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A 96 post collection

Weekly plan bars

 •  Filed under Posts, Tools, Productivity

I've been having a successful run with the bullet journal and implementing Mike Rhode's daily plan bar but as a weekly view rather than a single day's view. Daily plan bars go on the left while a list of tasks for the week goes on the right. I'll do a better write up of this in time complete with a more annotated description.

Scaling Back

 •  Filed under Posts, Tools, Web Development

For a long time I've wrestled with a number of different terminal apps and tools in the hope of improving my productivity at the command line. Initially I used iTerm2, a terminal emulator for macOS, as my preferred terminal app. Then I also started using tmux, a terminal multiplexer, on top of that. Then came along Vim, the open source text editor, and I started using that as well.

This was the first time in a long time that I had started using all three again. The benefit of using this combination of tools is that I could run both my command line and text editor within a single app and very rarely have to switch away from it.

One huge pain point I couldn't get round though was the simple act of copying and pasting text between Vim and other apps. Despite a number of attempts to get it working I've decided to call it a day on this trio of tools.

  • Vim is a great text editor, but to be honest I'm faster coding with Sublime Text or even Atom for that fact. Yes, I use the mouse and yes I want to have features and plugins that don't require me to mess about with command line.
  • tmux is great for managing different command line sessions within a single terminal emulator but I don't think it's a necessity. Lately I've been doing away with split panes and using multiple tabs.
  • Which brings me to iTerm2. As great an application as it is, there's nothing that it offers that I can't get from Apple's own terminal emulator, Terminal.

So I stopped using Vim, tmux and iTerm2 and fell back to using Terminal and Sublime Text.

I've went full circle from starting with the basics, adding more tools to the stack, before reducing the tools I need for the terminal right down to the absolute basics. One app for the terminal and one app for editing source code.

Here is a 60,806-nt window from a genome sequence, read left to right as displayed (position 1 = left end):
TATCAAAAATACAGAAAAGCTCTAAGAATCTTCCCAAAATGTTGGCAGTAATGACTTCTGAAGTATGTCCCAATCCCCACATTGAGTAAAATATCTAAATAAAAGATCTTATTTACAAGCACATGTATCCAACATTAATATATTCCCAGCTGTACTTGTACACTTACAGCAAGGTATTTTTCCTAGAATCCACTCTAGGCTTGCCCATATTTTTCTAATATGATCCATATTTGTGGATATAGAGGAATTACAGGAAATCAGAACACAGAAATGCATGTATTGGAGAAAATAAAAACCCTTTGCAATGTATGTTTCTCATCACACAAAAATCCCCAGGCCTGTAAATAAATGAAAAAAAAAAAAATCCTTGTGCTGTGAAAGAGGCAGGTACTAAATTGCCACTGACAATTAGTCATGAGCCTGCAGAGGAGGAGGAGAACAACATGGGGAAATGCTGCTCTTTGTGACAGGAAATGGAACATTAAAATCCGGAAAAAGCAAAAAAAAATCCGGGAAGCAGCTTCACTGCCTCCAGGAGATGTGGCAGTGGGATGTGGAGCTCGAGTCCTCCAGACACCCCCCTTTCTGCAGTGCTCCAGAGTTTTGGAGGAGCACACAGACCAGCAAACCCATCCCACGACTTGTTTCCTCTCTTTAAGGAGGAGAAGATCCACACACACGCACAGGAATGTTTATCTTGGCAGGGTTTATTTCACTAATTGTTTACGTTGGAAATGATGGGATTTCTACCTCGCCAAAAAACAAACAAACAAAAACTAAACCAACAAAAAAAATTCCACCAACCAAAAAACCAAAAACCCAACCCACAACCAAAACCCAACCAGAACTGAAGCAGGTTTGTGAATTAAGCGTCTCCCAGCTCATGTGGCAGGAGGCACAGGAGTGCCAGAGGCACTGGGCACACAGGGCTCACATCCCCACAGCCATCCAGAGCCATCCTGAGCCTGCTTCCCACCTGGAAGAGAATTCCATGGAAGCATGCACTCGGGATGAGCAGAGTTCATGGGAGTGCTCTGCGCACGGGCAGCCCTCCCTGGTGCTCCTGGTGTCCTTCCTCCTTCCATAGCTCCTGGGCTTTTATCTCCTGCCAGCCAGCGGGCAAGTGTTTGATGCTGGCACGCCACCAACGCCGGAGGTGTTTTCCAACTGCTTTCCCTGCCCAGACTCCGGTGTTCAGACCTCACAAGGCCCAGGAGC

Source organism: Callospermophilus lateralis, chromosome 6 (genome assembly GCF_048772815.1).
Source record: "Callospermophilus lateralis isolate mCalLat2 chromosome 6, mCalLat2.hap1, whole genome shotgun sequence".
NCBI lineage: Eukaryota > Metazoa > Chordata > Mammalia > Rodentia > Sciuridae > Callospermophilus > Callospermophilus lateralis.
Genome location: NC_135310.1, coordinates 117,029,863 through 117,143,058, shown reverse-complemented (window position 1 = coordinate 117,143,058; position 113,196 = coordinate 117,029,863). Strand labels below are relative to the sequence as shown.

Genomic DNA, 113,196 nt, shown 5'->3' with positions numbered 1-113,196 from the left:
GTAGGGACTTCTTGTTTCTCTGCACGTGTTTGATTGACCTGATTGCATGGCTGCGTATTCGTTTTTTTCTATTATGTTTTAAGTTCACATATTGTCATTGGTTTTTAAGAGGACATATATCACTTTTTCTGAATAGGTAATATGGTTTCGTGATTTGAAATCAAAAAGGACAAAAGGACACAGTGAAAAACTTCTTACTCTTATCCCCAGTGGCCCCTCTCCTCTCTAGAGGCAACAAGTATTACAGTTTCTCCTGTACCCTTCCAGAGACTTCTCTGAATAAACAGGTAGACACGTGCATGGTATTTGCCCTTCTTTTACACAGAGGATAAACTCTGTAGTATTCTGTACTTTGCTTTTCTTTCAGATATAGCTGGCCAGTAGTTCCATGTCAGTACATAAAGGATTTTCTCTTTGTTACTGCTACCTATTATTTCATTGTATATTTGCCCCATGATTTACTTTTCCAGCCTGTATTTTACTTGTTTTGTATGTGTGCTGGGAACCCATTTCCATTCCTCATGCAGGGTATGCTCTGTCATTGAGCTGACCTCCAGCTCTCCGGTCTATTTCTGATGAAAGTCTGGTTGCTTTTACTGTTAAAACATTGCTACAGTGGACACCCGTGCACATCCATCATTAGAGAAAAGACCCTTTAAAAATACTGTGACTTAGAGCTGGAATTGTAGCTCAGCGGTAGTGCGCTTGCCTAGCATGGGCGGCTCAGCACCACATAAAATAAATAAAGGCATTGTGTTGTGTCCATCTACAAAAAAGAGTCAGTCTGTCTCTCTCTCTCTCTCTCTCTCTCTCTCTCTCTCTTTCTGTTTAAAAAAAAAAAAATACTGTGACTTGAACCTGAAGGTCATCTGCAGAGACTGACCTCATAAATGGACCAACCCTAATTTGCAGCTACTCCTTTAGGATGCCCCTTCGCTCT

I can see the case for using tools like tmux and Vim. Maybe you spend most of your day in a terminal as a system administrator and you're faster with Vim. Maybe you need to manage multiple servers on a daily basis so splitting panes in tmux suits your line of work. I get it. I understand why these tools exist and why you would use them.

Sometimes though scaling back is just as much a benefit.

Evernote - Time to move on?

 •  Filed under Posts, Tools, Products

So apparently Evernote employees now have the ability to read the notes in your Evernote account. There is an opt-out feature in the settings but I wonder how many people will do this?

I started using Evernote when it first came out. Since then I've closed and re-opened my account a number of times. To me Evernote feels bulky and awkward. I've tried to use it a number of times, but each time I find the product too difficult to use. I last tried Evernote just over a year ago. I went for a couple of days before I closed my account again.

Evernote started it's life well as a product but in recent years it has taken a lot of criticism for it's usability, support, pricing and now it's stance on privacy. With the growing criticism you have to wonder if there's life left in the Evernote product and whether it will stand the test of time.

It's starting to look like Evernote has lost its lustre, which is a shame. I know a few people that use it daily to help them run their business.